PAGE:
On Twitter, these #NationalSomethingDay trending conversations give you a way to enter the conversation.  Don’t sell, just tweet something like your favorite ice cream flavor and ask what other people’s favorite is.  On Facebook, talk about an experience related to whatever the #NationalSomethingDay is commemorating. Remember, you may be posting as your business but everyone knows there’s people behind the business – make it personal sometimes.  People want to KNOW whom they are doing business with.  People want to LAUGH and feel an affinity with those organisations they patronise.

Pinterest and Instagram offer an explosion of pictures and you can use these #NationalSomethingDay to reach out on those very visual platforms.  Not every business will be on these platforms but for those using them, have some fun.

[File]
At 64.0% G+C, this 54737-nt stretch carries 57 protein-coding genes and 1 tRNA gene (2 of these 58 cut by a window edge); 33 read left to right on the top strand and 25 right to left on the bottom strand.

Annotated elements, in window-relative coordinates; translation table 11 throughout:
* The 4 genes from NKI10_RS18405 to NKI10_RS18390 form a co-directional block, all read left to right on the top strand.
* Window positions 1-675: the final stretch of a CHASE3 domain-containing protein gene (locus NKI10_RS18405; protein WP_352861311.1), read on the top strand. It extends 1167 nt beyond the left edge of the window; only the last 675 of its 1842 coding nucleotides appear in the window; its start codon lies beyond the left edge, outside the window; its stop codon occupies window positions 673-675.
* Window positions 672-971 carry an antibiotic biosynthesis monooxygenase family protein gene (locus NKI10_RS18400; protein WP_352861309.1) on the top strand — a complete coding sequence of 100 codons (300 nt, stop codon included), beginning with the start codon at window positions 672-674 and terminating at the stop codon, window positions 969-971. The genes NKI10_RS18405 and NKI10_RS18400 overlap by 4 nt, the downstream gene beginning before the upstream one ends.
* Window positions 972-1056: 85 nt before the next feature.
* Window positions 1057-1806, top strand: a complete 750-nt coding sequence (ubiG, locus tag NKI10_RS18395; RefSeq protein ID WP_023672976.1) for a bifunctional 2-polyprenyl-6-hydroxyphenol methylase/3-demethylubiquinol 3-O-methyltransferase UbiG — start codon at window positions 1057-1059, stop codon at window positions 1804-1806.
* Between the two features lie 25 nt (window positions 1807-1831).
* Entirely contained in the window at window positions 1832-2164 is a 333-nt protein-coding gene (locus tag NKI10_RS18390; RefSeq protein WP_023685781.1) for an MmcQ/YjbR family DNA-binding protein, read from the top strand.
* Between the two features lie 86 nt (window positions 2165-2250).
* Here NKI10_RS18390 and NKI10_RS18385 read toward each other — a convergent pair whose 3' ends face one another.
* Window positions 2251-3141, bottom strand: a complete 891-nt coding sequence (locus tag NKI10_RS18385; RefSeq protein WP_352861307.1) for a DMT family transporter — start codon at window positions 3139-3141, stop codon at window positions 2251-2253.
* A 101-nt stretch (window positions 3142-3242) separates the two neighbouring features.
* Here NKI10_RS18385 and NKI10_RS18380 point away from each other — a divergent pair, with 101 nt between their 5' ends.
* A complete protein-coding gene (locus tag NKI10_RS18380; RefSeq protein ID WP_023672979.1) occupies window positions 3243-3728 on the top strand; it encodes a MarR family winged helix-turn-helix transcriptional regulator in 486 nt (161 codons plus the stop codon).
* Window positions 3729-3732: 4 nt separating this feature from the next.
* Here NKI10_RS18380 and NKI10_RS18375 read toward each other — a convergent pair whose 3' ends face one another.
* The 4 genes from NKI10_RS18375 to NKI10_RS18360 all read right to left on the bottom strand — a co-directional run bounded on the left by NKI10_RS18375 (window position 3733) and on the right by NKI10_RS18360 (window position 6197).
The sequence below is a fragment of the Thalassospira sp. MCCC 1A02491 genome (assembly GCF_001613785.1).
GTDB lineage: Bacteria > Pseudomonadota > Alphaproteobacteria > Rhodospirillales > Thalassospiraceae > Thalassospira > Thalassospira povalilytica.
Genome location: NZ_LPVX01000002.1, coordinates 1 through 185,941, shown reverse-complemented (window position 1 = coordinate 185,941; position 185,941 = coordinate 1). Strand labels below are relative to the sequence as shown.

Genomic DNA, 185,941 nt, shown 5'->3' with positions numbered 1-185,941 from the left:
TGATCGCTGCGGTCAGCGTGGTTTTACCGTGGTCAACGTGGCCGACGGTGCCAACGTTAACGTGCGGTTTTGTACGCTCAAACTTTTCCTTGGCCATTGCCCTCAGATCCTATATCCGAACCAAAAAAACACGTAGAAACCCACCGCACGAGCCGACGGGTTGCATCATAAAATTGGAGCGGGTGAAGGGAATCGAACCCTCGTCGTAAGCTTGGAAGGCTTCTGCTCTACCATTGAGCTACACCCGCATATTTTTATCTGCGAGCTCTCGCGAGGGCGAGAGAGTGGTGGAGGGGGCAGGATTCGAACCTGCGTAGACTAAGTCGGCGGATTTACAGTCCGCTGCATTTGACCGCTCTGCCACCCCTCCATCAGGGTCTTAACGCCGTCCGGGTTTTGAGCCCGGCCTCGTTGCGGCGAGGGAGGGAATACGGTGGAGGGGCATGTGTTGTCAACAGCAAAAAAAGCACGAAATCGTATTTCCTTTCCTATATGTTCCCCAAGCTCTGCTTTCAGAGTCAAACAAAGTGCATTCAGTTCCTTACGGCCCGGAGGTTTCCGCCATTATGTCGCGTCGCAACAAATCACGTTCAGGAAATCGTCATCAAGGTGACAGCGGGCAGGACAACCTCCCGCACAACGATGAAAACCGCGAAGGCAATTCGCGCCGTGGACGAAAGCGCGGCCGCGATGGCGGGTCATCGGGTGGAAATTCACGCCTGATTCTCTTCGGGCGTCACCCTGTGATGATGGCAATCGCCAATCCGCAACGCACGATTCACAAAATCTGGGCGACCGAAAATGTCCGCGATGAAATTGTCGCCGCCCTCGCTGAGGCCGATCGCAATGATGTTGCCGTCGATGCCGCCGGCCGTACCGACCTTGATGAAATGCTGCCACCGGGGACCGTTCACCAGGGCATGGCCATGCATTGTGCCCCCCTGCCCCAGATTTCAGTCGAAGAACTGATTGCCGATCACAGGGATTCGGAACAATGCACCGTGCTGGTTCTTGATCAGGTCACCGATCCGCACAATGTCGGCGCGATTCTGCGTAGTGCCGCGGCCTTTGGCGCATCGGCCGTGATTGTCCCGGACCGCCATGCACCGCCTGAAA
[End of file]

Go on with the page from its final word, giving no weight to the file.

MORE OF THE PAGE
The only platform I would recommend not engaging in #NationalSomethingDay would be LinkedIn. Too many people are using LinkedIn as they would Facebook and frankly, it is diluting the professionalism of LinkedIn and the meaningfulness of what is posted there. Unless its #NationalBossesDay or #NationalAssistantsDay, keep it off your LinkedIn profile.

Twitter is a great place to find out these #NationalSomethingDays and then I will Google them to see what articles come up to Tweet, Post or simply get some additional info.  In researching for this article, I also discovered the National Calendar Day website. Now that’s a gold mine of information for us all to get our share of food, fun and friendship days.  Use these celebratory days to spice up and change up your social media marketing.

Happy #NationalSomethingDay celebrating!

 

 

This article was written by Debbie Harris from Business2Community and was legally licensed through the NewsCred publisher network.


Growth Hacking for Marketers: What Is Growth Hacking and Why Should You Care

The name of the game in today’s business scene is growth. Marketers are struggling to find ways to compete in an overcrowded marketplace. Business leaders want big results in the way of increased traffic, more engagement and improved lead generation.

The pressure is on for marketers. How can we deliver to such high expectations?